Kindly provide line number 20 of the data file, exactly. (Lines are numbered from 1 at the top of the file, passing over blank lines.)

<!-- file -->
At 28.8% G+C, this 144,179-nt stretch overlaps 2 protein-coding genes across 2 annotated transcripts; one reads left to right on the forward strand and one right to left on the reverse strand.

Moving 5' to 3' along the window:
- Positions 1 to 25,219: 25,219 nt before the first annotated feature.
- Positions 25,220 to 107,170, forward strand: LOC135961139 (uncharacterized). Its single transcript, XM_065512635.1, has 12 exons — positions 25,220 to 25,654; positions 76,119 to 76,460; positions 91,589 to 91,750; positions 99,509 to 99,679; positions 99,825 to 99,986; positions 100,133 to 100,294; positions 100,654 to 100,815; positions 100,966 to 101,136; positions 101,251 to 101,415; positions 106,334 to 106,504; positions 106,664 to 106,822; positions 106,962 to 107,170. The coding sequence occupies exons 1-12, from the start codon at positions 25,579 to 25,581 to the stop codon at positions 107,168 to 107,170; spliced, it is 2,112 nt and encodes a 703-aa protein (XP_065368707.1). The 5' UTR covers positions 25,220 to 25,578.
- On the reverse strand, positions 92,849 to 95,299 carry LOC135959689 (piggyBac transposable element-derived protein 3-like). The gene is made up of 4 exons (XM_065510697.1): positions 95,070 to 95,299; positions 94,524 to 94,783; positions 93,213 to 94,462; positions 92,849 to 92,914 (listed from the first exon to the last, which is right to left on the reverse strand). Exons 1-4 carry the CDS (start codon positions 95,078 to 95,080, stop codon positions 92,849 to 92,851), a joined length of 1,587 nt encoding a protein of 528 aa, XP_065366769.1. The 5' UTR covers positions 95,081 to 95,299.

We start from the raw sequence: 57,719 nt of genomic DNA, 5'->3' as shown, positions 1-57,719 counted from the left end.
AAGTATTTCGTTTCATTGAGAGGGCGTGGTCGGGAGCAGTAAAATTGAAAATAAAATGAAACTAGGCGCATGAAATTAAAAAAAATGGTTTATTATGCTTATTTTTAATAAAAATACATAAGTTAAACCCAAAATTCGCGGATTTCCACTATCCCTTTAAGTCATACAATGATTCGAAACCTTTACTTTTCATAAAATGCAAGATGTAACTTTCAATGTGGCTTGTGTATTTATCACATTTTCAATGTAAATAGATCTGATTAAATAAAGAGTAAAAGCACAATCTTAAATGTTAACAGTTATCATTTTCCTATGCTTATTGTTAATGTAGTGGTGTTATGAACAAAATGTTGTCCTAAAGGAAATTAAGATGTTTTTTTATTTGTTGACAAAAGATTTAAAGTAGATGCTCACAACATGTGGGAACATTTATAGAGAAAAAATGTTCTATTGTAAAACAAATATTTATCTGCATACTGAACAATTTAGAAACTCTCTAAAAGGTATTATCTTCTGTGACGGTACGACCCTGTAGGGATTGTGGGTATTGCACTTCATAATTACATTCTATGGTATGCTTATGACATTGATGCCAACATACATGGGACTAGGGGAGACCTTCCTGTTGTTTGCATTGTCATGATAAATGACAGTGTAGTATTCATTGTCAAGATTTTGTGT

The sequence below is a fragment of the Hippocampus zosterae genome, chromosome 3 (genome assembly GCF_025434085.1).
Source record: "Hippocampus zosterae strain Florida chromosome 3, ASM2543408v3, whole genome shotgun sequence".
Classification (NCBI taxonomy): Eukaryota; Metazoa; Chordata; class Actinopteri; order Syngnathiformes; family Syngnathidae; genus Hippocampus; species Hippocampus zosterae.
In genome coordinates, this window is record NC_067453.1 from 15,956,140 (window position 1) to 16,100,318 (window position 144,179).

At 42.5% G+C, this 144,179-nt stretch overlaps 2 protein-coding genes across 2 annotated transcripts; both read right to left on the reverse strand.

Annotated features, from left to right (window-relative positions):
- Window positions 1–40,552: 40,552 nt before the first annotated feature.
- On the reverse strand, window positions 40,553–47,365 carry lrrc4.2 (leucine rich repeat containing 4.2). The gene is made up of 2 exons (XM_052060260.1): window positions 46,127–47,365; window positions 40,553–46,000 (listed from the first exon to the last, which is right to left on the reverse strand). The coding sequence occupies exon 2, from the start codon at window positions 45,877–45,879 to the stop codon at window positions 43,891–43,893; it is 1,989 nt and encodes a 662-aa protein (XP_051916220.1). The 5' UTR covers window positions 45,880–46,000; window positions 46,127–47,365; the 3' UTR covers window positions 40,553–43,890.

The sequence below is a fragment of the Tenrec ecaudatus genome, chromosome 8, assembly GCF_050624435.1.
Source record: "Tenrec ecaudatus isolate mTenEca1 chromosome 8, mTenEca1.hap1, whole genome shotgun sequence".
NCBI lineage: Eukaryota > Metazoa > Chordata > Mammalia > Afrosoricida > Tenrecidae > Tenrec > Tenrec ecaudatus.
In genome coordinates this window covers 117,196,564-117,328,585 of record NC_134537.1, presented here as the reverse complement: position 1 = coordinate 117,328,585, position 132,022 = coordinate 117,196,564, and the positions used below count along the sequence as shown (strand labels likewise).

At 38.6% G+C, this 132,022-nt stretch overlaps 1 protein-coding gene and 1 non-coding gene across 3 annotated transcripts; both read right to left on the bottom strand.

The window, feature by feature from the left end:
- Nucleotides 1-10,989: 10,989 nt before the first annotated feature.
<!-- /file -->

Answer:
At 38.6% G+C, this 132,022-nt stretch overlaps 1 protein-coding gene and 1 non-coding gene across 3 annotated transcripts; both read right to left on the bottom strand.